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I wonder also, how long did it take for people during those days to complete a construction of mud like these? Chunk after chunk, laid one on another. It looks more like a child's tower castle or sort but in a giant scale. It also reminded me of my wax toy when I was a kid.

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How about this one? Is this natural or man-made? Tiny threads seem to bind layer after layer. Silk threads? Hahaha, can't be.

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The absurd tourist, ooops traveler: me, fully covered from head to toe. The sunburn I suffered in Brunei had taught me the lesson. Better look silly than suffer. Besides, in an area like this, there's another thing to be protected from: sand.

Are you asking me about my trousers? Well, there's only one person in this world who knows the story. I didn't have time to do the same for a shirt. You would have been surprised.

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I saw the sign pointing to a watchtower. Bearing in mind a tower like in Jiayuguan, I was surprised at what I found.
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The English version says: With a circumstance of 88 meters, the watchtower is 84 meters high. It consists one main underground room and four side military rooms for guarding and peace keeping of the city. Due to severe damage, it was repaired by Turpan Cultural Relics Office in 1978.

It was easy to find my way back to the Government Office section. Chinese tourist guides who all used microphones added to the naturally loud Chinese people. Somehow I felt sorry for them, because it seemed that tourist guides didn't bring their tour members to the places I had been just now. The only people I met were merely private tourist groups like families, but under a travel agent.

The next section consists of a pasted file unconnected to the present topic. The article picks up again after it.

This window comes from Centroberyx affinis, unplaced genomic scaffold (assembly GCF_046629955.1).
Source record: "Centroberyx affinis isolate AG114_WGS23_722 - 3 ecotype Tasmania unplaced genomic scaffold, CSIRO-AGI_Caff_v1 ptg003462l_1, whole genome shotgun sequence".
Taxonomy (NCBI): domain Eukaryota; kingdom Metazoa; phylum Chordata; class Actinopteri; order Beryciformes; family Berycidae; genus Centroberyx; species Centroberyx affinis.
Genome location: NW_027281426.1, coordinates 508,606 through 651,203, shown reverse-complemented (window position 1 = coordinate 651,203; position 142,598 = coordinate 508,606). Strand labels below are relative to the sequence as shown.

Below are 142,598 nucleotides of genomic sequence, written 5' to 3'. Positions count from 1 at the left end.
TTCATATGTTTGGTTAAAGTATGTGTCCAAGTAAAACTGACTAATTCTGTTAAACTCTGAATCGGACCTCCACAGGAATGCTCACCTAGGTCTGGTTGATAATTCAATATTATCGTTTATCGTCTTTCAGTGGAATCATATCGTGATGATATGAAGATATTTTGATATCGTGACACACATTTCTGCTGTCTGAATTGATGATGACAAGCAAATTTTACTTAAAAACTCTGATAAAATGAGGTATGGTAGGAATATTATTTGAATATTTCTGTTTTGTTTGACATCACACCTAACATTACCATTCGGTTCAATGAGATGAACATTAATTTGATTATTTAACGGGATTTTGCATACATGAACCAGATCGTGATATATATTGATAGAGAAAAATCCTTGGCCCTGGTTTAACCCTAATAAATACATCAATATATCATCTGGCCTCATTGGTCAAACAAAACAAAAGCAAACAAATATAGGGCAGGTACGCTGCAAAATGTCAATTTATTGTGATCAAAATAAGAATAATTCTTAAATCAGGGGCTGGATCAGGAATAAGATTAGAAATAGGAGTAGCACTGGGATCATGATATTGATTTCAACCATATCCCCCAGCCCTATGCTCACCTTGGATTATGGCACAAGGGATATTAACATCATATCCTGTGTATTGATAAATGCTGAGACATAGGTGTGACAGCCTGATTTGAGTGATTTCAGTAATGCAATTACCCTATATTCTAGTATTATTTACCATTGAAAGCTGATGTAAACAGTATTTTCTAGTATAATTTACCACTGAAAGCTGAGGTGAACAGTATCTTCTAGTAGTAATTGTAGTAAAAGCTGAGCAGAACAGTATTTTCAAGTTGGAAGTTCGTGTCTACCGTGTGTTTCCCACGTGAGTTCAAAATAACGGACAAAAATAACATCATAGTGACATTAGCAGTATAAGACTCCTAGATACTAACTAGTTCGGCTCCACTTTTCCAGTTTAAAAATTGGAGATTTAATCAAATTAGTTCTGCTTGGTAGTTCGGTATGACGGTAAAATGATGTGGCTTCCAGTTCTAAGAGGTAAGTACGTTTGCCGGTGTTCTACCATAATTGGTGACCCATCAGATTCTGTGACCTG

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Let me copy for you again the English version of The Site of Government Office:
Covering an area of 1482.3 square meters, this magnificent building was first constructed during Jushi Period (?-450AD) and it had been expanded in the past dynasties. This could be the site of tiptop administration organizations of the Former Jushi Petty kingdom and the later periods' Jiaohe Perfecture, Jiaohe County and Anxi Militiary Viceroy's Office of Tang Dynasty. A large scale ancient well was excavated in 1994 and many pieces of relics have been unearthed.

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The view from here was rather pleasing.

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And locals took advantage of that by renting traditional clothes to pose with pretty colorful local ladies. And I, took advantage of them all. Thank you guys, you've made my album more colorful.

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Are those the "natural walls"?

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I stepped out of the time tunnel and bid Jiaohe farewell.

Posted by automidori 07:37 Archived in China Tagged china xinjiang turpan jiaohe_ancient_city Comments (0)